Instead, McRae prefers a more collaborative scenario where we’re “encouraged to play to our strengths,” utilizing the skills of peers rather than needlessly going it alone. She frames this as pragmatic rather than idealistic. “If you’re putting something out into the world that you’re putting a lot of time and money in, wouldn’t you want everyone involved to be operating at the top of their game?”
But being on top isn’t what McRae’s after. “I just want whoever needs me to find me. That’s my ethos for my music. I don’t really want to be famous... my dream is to connect with people who remind me of my past self.”
Judging by the crowd at the Troubadour in West Hollywood, McRae has accomplished this. It’s 7 p.m. a week before she plays in New York; though the doors have just opened for McRae’s hometown headlining show, there is already a line of young concertgoers clad in oversized sweaters and Doc Martens.
After Sophia James’s arresting opening set, impatience for McRae blossoms in earnest. Two girls in the audience can’t contain squeals when they spot the singer in her balcony dressing room window. I stop counting the number of times I overhear the word “obsessed” after five.
When a three-piece band takes the stage, frantic shouts erupt. The crowd collectively cranes toward the staircase McRae will soon descend as the drumline to Are You Happy Now?’s opening track “Starting to Get to You” precedes her. When McRae steps into the light, it’s with the measured gait of someone who’s just taken a deep breath. Once centerstage, she delivers a rendition of the track that, notwithstanding the addition of one delicious vocal riff, is almost entirely faithful to the recorded version.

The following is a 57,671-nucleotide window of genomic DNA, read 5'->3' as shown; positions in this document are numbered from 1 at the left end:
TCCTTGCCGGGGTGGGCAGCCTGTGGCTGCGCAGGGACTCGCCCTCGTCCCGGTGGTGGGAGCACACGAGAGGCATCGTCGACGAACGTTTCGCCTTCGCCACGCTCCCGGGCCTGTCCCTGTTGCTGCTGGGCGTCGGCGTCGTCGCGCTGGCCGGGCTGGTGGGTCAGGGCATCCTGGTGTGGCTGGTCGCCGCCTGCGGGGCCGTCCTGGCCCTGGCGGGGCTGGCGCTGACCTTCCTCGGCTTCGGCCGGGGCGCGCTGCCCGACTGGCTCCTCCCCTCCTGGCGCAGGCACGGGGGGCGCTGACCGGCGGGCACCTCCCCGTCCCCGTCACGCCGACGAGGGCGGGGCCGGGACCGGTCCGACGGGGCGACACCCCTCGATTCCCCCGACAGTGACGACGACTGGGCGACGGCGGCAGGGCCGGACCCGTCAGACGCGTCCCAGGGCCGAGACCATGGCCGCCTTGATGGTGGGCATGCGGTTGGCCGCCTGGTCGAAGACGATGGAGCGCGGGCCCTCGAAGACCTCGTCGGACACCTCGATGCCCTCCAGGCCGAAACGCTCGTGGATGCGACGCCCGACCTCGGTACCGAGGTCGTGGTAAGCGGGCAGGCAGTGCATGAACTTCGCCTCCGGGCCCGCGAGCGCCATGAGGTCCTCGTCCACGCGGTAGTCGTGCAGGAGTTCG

This is a theme of the performance: McRae clearly empathizes with fans’ desire to hear exactly the notes they belt in their bedrooms, and so stays largely true to her studio performances (including certain vocal stutters on the allegorical fan favorite “Adam’s Ribs”). But the deviations she does make are brilliant, such as belting the final chorus of “Happy Girl” rather than singing it in her head voice, elevating the otherwise low-key song to a rock sound. When adding a drum-heavy, instrumental outro to “Immune,” the show’s closer, she can barely finish her last guitar strum because she is so overcome with gleeful laughter.
For an encore, McRae accompanies herself solo on guitar to solemnly deliver her album’s closing track, the heart-wrenching ballad she wrote as a letter to her eighth grade self, “Make You Proud.” A teenager to my right has misty eyes; a second glance reveals her mother, crying harder than she is. The entire crowd holds its breath as McRae sings:
“If you stick around, I’ll make you proud / At 19, you still won’t be skinny, and you’ll still be loud / But darling, the world’s not against you, someday you’ll climb out / Don’t hurt yourself, give me a chance to make you proud.”
When the song closes, McRae is quick to exit the stage in a sincere moment of emotional overwhelm, but the post-show buzz lingers in the crowd. I hear someone call the experience “cathartic.” On the sidewalk outside, one of two young men, dressed in track pants and hoodies, takes up an off-key rendition of “Wolves.” “Now I bury my smile and show no interest, now I carry myself a little different,” he sings, with no trace of mockery. Those particular lyrics speak directly to an experience too many of the women in my life know intimately, and to hear a man sing them with a tone of empathy is nearly unimaginable. Perhaps the group of people who need Jensen McRae’s music is larger than she realizes.